How to share data: USGS posts “metadata”, descriptions of what and how data is collected, so that others are at least aware that a database exists, and can negotiate collaboration or access with its ‘owner’. Standards can minimize differences in how information is collected: Lakes Erie (yellow perch and walleye databases) and Huron (GIS) conduct product-oriented data-sharing that results in standards for participating agencies on the project, but question remains how to maintain comparability among lakes. LEC supported funding for Lake Huron GIS project with hope that it will provide de facto standards for the other lakes. D. McLeish recommended peer review of projects being considered as potential templates for other lakes, e.g., sturgeon genetics, Lake Huron GIS, DFO habitat standards workshop, etc. D. McLeish further wondered if the time had come when technical committee reps should meet annually to work toward standard approaches.
Administrative fees: Concern was expressed that administrative fees might compromise interagency transfer of money for joint assessment, research, and management. With respect to partner contributions to large vessel assessment, N. Milton stated that while USGS is moving toward full cost recovery, she is hoping to find a mechanism to facilitate interagency transfer of money under the Strategic Plan. C. Goddard offered that should an internal fix prove elusive, OMB can waive an administrative fee if it finds that a partnership is in the public good.
5. Formation of blue ribbon panel
J. Schrouder conveyed a letter from Tom Gorenflo (CORA) who was unable to be present. Schrouder apologized that the letter had not been available earlier. The letter recommended that the CLC endorse the establishment of a panel to recommend an organizational/structural arrangement to further cooperative Great Lakes fisheries management and research and to deliver quality science products.
N. Milton, referring to a March letter to C. Goddard and B. Lange which had been distributed to Lake Committee members, stated that progress is being made, that all cruises are funded, and that the Great Lakes Science Center is faring relatively well in funding allocation within the USGS. Problems still persist and will take time to address. She had not received any feedback to this letter in the March lake committee meetings, nor though personal communications. She was planning an external review in 2002 and welcomed CLC assistance in framing the review.
The CLC discussed the choice of reviewers, e.g., local, NRC, Ecology Society, and AFS. Cost was a possible constraint in choice. Too, each candidate had varying strengths with regard to science and management needs, as well as distance from the issues. C. Goddard assured members that GLFC funding of reviews of its own programs did not seem to inhibit external reviewers from being very, very frank.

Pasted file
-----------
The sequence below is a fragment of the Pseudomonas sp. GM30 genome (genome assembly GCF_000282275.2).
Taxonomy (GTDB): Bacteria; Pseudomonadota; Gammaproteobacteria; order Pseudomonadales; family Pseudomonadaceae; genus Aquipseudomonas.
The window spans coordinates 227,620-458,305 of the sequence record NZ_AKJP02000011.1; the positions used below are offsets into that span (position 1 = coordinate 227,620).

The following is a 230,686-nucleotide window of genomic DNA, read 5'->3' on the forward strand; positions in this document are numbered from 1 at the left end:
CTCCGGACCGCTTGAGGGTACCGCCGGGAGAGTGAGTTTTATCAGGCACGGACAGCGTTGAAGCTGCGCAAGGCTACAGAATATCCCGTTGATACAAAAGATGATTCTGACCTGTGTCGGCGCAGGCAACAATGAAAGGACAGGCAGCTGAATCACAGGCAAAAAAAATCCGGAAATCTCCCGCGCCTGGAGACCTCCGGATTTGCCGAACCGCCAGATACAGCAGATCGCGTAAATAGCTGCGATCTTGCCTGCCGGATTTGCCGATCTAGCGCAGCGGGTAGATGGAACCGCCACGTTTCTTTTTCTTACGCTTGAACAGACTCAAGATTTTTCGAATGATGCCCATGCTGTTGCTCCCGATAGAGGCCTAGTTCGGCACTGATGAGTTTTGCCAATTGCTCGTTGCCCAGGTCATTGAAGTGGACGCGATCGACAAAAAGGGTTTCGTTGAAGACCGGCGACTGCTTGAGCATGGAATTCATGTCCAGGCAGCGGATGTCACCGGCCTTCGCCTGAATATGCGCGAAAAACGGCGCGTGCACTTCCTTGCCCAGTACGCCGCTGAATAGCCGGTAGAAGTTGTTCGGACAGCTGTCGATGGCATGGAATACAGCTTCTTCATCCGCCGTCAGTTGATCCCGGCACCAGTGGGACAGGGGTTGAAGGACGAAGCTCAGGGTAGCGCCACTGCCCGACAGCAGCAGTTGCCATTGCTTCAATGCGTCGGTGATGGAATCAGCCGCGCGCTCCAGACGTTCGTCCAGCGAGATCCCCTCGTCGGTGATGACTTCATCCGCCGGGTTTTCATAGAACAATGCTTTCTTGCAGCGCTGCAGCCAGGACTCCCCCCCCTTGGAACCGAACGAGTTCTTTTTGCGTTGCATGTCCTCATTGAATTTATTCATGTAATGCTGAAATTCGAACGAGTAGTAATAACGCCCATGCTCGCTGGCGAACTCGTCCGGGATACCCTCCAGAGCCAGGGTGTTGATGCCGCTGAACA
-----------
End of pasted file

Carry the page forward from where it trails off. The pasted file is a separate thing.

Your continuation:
As suggested by N. Milton, T. Gorenflo or LHC designee was named by CLC to assist in framing scope of an external review of the USGS Great Lakes Science Center’s program. The CLC endorsed an (perhaps by Ecological Society) external review in 2002 funded by USGS. N. Milton will come back to CLC before an external reviewer is selected. She urged each Lake Committee to advise if the Science Center is not meeting its needs.
6. Law Enforcement Committee terms of reference and report
The CLC accepted terms of reference for the Law Enforcement Committee as written, asking that LAW consider including fish habitat enforcement. DFO’s enforcement responsibilities are largely confined to fish habitat.
7. GL Fish Habitat Conservation Committee
The CLC debated how much autonomy the Habitat Committee should have in promoting initiatives such as the USDA buffer strip program for waterways. B. Lange thought it important that the new committee avoid the problems of its predecessor by embedding initiatives in the environmental objectives of Lake Committees. Cmr. Stein agreed, stating that the Habitat Committee’s predecessor had not assisted Lake Committees enough in producing environmental objectives. He did think, however, that some of the other activities (HabCARES symposium, buffer strip campaign etc. ) did and could be useful contributions to conserving fish habitat. B. Horns thought it enough that Lake Committees set fish community and environmental objectives and that other entities be encouraged to gear their programs and initiatives to those objectives, so that other sources of energy (such as LaMPs) might be employed on behalf of Lake Committee objectives. S. Orsatti suggested that Habitat Committee first discuss strategic, basin-wide issues with the CLC, and that 1-3 Habitat Committee members work with each lake Committee environmental objectives task group, suggesting that Lake Committees need to be a little more formal in stating its needs and deadlines. S. Hewett recommended Lake Committee members attend Habitat Committee meetings, perhaps holding meetings in common.